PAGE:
This is a portrait of Pierre Schaeffer.
The high priest of musique concrète.
This particular form of musical expression was born in 1948, in Paris, in the experimental laboratory of Radio Télévision Francaise. Pierre Schaeffer, its father and midwife, kept a diary recording every step towards the birth and every revolutionary musical discovery made along the way.
Musique concrete involves composing with found sounds, borrowed from any source at all, be it “noise” or the general soundscape of everyday life.
A damaged 78rpm record by Edith Piaf that played the same passage over and over woke Schaeffer up to the idea that the repetition of sound fragments can have an incredible effect. And so was invented what he called the “Locked Groove”. Or the loop, as it’s more familiarly known today, along with its offspring scratching and sampling.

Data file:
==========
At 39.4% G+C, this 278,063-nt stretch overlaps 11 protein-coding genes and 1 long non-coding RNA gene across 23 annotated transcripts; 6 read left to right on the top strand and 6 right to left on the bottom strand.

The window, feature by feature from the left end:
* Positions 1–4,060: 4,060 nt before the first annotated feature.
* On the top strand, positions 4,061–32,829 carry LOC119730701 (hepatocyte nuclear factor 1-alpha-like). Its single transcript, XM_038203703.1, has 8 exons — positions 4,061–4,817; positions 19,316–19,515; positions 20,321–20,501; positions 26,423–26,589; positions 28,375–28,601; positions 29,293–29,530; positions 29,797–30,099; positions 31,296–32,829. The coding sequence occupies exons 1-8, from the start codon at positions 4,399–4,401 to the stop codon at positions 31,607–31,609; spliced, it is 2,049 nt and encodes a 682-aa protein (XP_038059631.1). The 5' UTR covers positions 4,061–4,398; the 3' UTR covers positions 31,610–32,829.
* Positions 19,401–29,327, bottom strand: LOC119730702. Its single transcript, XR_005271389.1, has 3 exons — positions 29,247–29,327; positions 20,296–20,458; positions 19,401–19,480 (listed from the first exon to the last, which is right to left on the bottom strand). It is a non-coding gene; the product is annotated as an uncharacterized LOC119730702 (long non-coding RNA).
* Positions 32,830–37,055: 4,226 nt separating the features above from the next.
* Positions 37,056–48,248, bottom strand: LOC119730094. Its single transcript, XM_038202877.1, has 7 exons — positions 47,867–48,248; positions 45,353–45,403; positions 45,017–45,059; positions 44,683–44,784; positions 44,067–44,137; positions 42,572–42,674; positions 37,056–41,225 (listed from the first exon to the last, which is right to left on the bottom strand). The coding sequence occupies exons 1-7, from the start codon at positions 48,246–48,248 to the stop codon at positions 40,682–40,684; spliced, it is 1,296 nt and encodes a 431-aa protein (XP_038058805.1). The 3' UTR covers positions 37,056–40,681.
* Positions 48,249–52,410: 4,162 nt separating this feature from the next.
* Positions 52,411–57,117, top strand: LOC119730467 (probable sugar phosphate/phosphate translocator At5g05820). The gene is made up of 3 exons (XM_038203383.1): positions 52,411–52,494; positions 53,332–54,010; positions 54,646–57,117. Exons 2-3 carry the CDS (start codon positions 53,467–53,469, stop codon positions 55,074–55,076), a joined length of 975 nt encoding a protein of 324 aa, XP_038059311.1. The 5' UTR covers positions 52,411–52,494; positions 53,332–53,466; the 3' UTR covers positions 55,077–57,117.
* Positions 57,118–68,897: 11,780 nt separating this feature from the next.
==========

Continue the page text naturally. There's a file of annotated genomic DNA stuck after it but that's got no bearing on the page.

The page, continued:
Jacqueline Schaeffer, the sound wizard’s widow, brings this magically creative time back to life for us.
Since those days, musique concrète has quietly exerted its influence in every direction.
First of all upon electronic music.
Since those days, musique concrète has quietly exerted its influence in every direction, starting with electronic music but spiraling outwards like a never-ending record into every genre.
Does the magic spell cast by Pierre Schaeffer still call to musical explorers?
Who’ll be next to continue the voyage of discovery?